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Taking in the chaos of Saigon: Milling about in Vietnam’s capital

I have no idea what the Guinness World Record is for the most people to fit on a single motorcycle at one time but it’s a good bet it was set in Saigon.

Five passengers per bike seems par for the course in Vietnam’s capital. Once I even saw seven: an entire family, unhelmeted, with various babies draped over shoulders, zipping across town at warp speed.

 

Chaos reigns. Even on the city’s slowest day – and I was there during the Tet Festival when everything (allegedly) grinds to a halt – the energy on the streets is relentless.

Ho Chi Minh City, which I’m going to call by its old name, Saigon – not just because the locals do, but because I have a word limit – isn’t particularly loved by tourists. Most prefer “quaint” Hanoi or Halong Bay.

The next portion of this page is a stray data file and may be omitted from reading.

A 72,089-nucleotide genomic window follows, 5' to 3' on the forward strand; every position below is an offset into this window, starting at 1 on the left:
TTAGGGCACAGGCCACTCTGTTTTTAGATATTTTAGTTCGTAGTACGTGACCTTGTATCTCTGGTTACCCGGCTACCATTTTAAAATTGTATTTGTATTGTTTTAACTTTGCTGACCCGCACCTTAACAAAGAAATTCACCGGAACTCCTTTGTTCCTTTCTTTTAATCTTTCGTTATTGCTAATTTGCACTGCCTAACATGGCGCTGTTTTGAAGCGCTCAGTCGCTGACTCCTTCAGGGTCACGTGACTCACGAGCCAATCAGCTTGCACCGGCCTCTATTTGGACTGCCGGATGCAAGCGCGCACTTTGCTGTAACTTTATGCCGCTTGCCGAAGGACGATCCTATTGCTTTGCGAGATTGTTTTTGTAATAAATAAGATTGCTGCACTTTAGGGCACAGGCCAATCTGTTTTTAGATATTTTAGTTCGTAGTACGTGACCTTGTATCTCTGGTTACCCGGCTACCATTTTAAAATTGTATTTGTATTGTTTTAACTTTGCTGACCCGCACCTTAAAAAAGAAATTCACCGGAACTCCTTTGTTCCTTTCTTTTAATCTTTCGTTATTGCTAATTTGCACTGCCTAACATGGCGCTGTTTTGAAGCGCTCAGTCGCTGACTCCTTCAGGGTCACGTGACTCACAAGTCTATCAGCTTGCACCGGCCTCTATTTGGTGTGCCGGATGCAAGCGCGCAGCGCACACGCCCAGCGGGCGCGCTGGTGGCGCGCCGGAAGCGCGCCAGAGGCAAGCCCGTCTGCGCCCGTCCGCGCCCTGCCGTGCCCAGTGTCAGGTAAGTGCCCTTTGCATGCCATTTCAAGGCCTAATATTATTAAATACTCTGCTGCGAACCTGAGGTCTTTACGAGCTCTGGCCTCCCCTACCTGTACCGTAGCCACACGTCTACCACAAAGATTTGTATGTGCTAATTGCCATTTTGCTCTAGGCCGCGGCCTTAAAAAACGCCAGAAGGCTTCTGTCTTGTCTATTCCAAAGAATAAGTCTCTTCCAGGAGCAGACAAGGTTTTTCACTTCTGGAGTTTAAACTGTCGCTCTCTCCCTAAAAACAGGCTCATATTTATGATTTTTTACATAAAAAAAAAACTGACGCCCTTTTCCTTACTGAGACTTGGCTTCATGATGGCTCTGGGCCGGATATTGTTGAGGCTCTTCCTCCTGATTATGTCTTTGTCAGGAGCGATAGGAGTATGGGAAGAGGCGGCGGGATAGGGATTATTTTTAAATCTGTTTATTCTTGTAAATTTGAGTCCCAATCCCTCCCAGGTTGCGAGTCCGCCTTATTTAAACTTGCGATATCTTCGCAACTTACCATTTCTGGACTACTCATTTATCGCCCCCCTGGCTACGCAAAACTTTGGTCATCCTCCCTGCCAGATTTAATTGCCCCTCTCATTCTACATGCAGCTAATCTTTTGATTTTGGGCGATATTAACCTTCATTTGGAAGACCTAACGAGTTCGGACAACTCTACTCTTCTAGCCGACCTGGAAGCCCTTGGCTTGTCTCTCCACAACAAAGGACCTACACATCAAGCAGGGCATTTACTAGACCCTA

This is understandable: Saigon is busier, more commercial. But one factor often overlooked is the climate. Hanoi and Halong are in Vietnam’s far north. Don’t go in the winter months expecting a tropical retreat – Hanoi drops as low as 6 degrees Celsius.

Saigon, though, is hot all year round. It’s also “hot” in the other sense of the word. There’s a frisson of excitement about the place, a commercial dynamism shared by Shanghai and Dubai. It’s also a city of wide, tree-lined boulevards, French villas with swishing ceiling fans, crumbling pagodas, street-side noodle makers, and chic boutiques crammed with silks and ceramics.

From the airport
Despite boasting almost seven million inhabitants, the city feels relatively pint-sized; the airport is just 5 kilometres to the northwest of the business district, and you could walk into town. (A tip: don’t.)